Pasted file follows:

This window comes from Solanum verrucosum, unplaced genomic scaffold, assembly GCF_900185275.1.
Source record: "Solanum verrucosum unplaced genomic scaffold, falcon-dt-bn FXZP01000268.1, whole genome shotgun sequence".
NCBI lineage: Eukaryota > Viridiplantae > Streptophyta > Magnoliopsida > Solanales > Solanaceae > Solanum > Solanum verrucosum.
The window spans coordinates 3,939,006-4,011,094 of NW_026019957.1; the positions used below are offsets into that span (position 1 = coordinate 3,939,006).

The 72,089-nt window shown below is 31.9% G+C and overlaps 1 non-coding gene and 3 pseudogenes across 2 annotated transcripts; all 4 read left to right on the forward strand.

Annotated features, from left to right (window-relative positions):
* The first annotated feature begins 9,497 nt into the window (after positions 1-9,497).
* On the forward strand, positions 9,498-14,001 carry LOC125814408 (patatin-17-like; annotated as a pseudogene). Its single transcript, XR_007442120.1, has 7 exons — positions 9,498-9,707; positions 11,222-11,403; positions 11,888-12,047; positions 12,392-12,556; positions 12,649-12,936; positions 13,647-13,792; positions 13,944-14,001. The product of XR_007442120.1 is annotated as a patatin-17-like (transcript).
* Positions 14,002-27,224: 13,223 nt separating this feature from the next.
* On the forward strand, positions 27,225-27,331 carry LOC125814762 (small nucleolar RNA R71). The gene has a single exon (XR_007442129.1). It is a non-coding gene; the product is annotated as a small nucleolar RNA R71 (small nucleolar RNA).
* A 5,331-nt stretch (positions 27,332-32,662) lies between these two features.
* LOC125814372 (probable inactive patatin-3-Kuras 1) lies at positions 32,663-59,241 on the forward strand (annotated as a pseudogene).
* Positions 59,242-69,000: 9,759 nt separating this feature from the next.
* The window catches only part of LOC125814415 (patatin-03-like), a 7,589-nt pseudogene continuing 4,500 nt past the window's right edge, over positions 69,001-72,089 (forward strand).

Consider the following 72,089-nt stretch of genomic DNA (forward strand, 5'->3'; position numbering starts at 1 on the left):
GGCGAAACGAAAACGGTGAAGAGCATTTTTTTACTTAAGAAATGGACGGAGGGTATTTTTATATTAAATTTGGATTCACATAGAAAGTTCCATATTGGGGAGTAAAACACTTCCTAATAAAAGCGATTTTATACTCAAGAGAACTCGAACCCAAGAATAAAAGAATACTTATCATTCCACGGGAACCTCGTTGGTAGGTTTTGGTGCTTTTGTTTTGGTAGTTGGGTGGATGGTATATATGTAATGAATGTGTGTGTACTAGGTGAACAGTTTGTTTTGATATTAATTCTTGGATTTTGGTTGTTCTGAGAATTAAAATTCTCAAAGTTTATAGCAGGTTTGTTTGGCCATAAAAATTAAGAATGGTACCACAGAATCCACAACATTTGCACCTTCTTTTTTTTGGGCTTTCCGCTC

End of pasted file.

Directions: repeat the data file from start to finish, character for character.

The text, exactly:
This window comes from Solanum verrucosum, unplaced genomic scaffold, assembly GCF_900185275.1.
Source record: "Solanum verrucosum unplaced genomic scaffold, falcon-dt-bn FXZP01000268.1, whole genome shotgun sequence".
NCBI lineage: Eukaryota > Viridiplantae > Streptophyta > Magnoliopsida > Solanales > Solanaceae > Solanum > Solanum verrucosum.
The window spans coordinates 3,939,006-4,011,094 of NW_026019957.1; the positions used below are offsets into that span (position 1 = coordinate 3,939,006).

The 72,089-nt window shown below is 31.9% G+C and overlaps 1 non-coding gene and 3 pseudogenes across 2 annotated transcripts; all 4 read left to right on the forward strand.

Annotated features, from left to right (window-relative positions):
* The first annotated feature begins 9,497 nt into the window (after positions 1-9,497).
* On the forward strand, positions 9,498-14,001 carry LOC125814408 (patatin-17-like; annotated as a pseudogene). Its single transcript, XR_007442120.1, has 7 exons — positions 9,498-9,707; positions 11,222-11,403; positions 11,888-12,047; positions 12,392-12,556; positions 12,649-12,936; positions 13,647-13,792; positions 13,944-14,001. The product of XR_007442120.1 is annotated as a patatin-17-like (transcript).
* Positions 14,002-27,224: 13,223 nt separating this feature from the next.
* On the forward strand, positions 27,225-27,331 carry LOC125814762 (small nucleolar RNA R71). The gene has a single exon (XR_007442129.1). It is a non-coding gene; the product is annotated as a small nucleolar RNA R71 (small nucleolar RNA).
* A 5,331-nt stretch (positions 27,332-32,662) lies between these two features.
* LOC125814372 (probable inactive patatin-3-Kuras 1) lies at positions 32,663-59,241 on the forward strand (annotated as a pseudogene).
* Positions 59,242-69,000: 9,759 nt separating this feature from the next.
* The window catches only part of LOC125814415 (patatin-03-like), a 7,589-nt pseudogene continuing 4,500 nt past the window's right edge, over positions 69,001-72,089 (forward strand).

Consider the following 72,089-nt stretch of genomic DNA (forward strand, 5'->3'; position numbering starts at 1 on the left):
GGCGAAACGAAAACGGTGAAGAGCATTTTTTTACTTAAGAAATGGACGGAGGGTATTTTTATATTAAATTTGGATTCACATAGAAAGTTCCATATTGGGGAGTAAAACACTTCCTAATAAAAGCGATTTTATACTCAAGAGAACTCGAACCCAAGAATAAAAGAATACTTATCATTCCACGGGAACCTCGTTGGTAGGTTTTGGTGCTTTTGTTTTGGTAGTTGGGTGGATGGTATATATGTAATGAATGTGTGTGTACTAGGTGAACAGTTTGTTTTGATATTAATTCTTGGATTTTGGTTGTTCTGAGAATTAAAATTCTCAAAGTTTATAGCAGGTTTGTTTGGCCATAAAAATTAAGAATGGTACCACAGAATCCACAACATTTGCACCTTCTTTTTTTTGGGCTTTCCGCTC